Hauling Gear Like A Mountain Goat
Tested: Chasing Sandstone Towers with the Eddie Bauer Arclite
I struggle through a love-hate relationship with packs: I hate hauling heavy loads, but love all the spectacular places my packs take me and my gear. My wife says I have a borderline obsession with finding the right bag for my gear, and between all the sport-specific packs — backcountry skiing, ultra running, mountain biking, rock climbing, backpacking, and counting — crowding our basement gear room, I’m starting to believe her.
GP HEADS TO MOAB: Photo Essay: Climbing Ancient Art Tower | 72 Hours in Moab | Kit: Climbing Gear
Finding that elusive do-it-all pack is a grail search. Is there a pack out there that is equally at home in summer or winter, hauling big loads and small, and most importantly, one enjoyable to carry even loaded to the brim? In my never-ending quest to find that truly comfortable multipurpose pack, I turned to the Eddie Bauer Arclite ($169), a pack originally designed as a guiding pack for climbing expeditions with input from the legendary Ed Viesturs.
The quest for the “do everything” pack had so far been pretty ugly. Plenty of top-loading gear haulers have come and gone because they couldn’t take the daily abuse, didn’t fit all the necessary gear, or were simply uncomfortable (numb shoulders and arms are not the best way to start a day of climbing). The only way to find out where the Arclite stood was to put it to the test, so we decided to strap it on and head to our favorite sport climbing area up American Fork Canyon, UT.
In short, the Arclite performed admirably on some short treks around the climbing areas of the Wasatch Range. Of course, that wasn’t good enough.
The first thing I noticed was the space: it ate a 70 meter rope, 3 liter hydration bladder, and all of the gear and snacks needed for a solid day of climbing, with room to spare. On a few subsequent trips to our climbing gym and other local spots, I had to consciously not fall into the old trap: if you have space, you’ll find something ever heavier to carry.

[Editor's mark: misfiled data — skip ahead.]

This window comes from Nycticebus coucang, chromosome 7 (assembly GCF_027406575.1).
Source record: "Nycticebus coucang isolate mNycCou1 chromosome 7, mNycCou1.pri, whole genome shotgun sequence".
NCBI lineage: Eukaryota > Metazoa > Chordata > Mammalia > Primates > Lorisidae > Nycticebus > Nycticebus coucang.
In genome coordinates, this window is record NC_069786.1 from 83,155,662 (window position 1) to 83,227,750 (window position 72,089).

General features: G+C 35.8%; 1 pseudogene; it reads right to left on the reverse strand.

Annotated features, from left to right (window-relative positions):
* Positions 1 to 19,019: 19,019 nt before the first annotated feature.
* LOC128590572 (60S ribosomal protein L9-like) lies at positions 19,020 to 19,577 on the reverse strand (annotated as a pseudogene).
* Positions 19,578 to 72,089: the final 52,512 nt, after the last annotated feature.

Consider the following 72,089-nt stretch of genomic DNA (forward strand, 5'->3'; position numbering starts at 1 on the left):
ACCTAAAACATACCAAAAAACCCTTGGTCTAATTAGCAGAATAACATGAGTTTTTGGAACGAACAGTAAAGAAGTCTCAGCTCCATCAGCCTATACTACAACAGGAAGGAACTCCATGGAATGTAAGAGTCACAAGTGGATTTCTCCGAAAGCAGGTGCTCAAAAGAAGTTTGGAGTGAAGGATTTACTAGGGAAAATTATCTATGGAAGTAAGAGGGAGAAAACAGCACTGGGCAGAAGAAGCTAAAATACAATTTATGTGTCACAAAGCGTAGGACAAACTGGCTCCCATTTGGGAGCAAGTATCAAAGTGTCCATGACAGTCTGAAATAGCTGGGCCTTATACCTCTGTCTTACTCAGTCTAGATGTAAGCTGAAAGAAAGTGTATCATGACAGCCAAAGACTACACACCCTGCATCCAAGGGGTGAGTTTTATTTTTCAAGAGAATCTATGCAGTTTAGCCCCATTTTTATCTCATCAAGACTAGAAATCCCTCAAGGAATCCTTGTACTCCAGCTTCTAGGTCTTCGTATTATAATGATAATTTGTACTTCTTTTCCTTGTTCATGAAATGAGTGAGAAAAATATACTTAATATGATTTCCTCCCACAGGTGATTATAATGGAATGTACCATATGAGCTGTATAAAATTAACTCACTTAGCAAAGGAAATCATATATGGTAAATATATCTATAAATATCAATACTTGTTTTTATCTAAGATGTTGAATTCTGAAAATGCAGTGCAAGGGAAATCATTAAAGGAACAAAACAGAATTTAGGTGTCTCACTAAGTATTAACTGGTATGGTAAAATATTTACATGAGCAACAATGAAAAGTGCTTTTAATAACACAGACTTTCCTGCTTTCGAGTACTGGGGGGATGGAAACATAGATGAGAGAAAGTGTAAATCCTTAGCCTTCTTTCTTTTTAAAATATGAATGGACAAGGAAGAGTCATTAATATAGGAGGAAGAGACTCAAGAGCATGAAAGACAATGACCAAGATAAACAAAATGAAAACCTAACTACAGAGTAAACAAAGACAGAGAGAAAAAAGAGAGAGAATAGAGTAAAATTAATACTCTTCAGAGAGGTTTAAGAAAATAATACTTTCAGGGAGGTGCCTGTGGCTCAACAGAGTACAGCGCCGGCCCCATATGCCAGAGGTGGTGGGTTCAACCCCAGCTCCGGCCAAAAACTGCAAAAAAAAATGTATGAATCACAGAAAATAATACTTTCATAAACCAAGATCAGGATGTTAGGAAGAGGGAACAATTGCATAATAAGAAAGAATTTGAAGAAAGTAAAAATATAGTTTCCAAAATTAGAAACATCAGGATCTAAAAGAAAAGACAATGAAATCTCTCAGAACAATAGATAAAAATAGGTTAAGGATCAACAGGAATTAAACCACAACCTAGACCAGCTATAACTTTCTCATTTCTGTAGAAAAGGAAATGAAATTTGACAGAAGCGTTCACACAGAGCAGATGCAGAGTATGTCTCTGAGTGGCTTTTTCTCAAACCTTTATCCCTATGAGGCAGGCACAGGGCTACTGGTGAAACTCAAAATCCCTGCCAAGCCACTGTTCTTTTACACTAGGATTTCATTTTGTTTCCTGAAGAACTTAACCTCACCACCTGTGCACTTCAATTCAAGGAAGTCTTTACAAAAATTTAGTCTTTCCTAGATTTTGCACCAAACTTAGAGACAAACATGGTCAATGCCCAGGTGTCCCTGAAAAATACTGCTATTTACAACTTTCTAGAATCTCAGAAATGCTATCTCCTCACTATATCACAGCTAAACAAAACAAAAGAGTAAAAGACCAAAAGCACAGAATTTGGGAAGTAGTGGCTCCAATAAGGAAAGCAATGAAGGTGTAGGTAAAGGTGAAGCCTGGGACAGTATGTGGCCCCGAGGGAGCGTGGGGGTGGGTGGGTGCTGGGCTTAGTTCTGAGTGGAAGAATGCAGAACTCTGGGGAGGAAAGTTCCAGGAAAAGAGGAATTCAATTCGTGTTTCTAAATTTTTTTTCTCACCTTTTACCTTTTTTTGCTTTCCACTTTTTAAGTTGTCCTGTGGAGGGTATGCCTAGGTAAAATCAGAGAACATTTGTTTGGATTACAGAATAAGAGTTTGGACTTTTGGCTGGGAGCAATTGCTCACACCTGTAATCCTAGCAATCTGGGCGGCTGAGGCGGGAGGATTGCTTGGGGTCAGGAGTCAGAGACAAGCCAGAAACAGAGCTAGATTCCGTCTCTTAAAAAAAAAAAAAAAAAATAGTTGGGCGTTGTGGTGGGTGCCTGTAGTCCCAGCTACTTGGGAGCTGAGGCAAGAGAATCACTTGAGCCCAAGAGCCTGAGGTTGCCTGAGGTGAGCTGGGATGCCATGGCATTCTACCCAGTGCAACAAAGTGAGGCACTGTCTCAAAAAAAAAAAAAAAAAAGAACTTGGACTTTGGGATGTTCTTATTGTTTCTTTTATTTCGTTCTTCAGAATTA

The shoulder and waist straps were a welcome return to the purity of a dedicated mountaineering pack. I’ve had trouble in the past with packs that promise special adjustment for torso length and load size; it seems that no matter how many modifications you make, you’re always left with discomfort in one spot or another. The designers at Eddie Bauer solved this by eschewing the extra straps and cinches in favor of simplicity — it comes in three separate sizes rather than a one-size-fits-
none-most design. This uncomplicated suspension system was equally comfortable carrying a light load to the local rock gym as it was hauling full loads of gear through the backcountry.
In short, the Arclite performed admirably on some short treks around the climbing areas of the Wasatch Range. Of course, that wasn’t good enough. We decided to really put it to the test on an expedition down to Moab, UT, in search of desert towers and whitewater (and a good place to swig a microbrew).
The red rock spires and sandstone arches surrounding Moab are notorious for putting climbing and hiking gear through an ungodly combination of sandpaper-like abrasion and oven-hot temperatures. Again, the Arclite’s 45 liters easily hauled all of our party’s heavy gear on the steep hike from the Castle Valley floor to Fisher Towers, and finally to our destination, Ancient Art spire. The comfortably padded harness system was a godsend on our pre-dawn approach hike, but the almost overbuilt closed-cell foam shoulder straps and back pad did get a little hot should the temperature on your hike hit the triple digits; still, comfortably, securely humping a 40-pound load on technical terrain was a welcome trade-off with a sweaty back. A sneaky side zipper on the main body is an added bonus; I wasn’t constantly fishing down through racks of cams, carabiners, and rope to find anything. TPU coating on the back portion was designed to be abrasion proof — originally with crampons and mountaineering tools in mind — but it handled the Moenkopi Sandstone of the area equally well.
The real test however, came after our climb. The trek back to the parking lot is inevitably more painful and full of complaints than the hike up. Even after a hot day on the rock — sun and wind burn, bruises from wedging your body into awkward cracks and chimneys, and minor scrapes and cuts on just about every inch of exposed skin are par for the course — my fully-loaded Arclite was a breeze to carry. The only problem with that? I became the go-to mule for hauling the extra beer.